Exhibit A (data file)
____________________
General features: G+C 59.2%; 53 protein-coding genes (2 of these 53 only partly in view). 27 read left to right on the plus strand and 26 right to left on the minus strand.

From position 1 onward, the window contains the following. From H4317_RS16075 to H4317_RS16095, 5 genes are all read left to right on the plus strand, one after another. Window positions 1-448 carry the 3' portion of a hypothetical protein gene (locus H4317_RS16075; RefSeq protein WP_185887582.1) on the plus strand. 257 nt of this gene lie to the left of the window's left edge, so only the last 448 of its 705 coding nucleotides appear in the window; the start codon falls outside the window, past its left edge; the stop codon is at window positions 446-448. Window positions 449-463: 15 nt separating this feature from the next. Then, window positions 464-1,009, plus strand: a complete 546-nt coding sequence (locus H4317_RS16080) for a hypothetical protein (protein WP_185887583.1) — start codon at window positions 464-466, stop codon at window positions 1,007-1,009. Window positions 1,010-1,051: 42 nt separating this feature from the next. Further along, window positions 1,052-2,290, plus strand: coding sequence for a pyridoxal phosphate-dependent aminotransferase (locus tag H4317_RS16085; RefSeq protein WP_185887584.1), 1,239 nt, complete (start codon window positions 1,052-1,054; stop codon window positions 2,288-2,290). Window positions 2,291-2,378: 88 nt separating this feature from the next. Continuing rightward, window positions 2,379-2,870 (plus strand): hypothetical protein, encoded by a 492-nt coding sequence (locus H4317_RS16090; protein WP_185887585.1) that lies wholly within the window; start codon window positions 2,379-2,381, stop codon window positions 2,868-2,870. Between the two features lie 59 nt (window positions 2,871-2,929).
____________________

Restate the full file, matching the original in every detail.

General features: G+C 59.2%; 53 protein-coding genes (2 of these 53 only partly in view). 27 read left to right on the plus strand and 26 right to left on the minus strand.

From position 1 onward, the window contains the following. From H4317_RS16075 to H4317_RS16095, 5 genes are all read left to right on the plus strand, one after another. Window positions 1-448 carry the 3' portion of a hypothetical protein gene (locus H4317_RS16075; RefSeq protein WP_185887582.1) on the plus strand. 257 nt of this gene lie to the left of the window's left edge, so only the last 448 of its 705 coding nucleotides appear in the window; the start codon falls outside the window, past its left edge; the stop codon is at window positions 446-448. Window positions 449-463: 15 nt separating this feature from the next. Then, window positions 464-1,009, plus strand: a complete 546-nt coding sequence (locus H4317_RS16080) for a hypothetical protein (protein WP_185887583.1) — start codon at window positions 464-466, stop codon at window positions 1,007-1,009. Window positions 1,010-1,051: 42 nt separating this feature from the next. Further along, window positions 1,052-2,290, plus strand: coding sequence for a pyridoxal phosphate-dependent aminotransferase (locus tag H4317_RS16085; RefSeq protein WP_185887584.1), 1,239 nt, complete (start codon window positions 1,052-1,054; stop codon window positions 2,288-2,290). Window positions 2,291-2,378: 88 nt separating this feature from the next. Continuing rightward, window positions 2,379-2,870 (plus strand): hypothetical protein, encoded by a 492-nt coding sequence (locus H4317_RS16090; protein WP_185887585.1) that lies wholly within the window; start codon window positions 2,379-2,381, stop codon window positions 2,868-2,870. Between the two features lie 59 nt (window positions 2,871-2,929).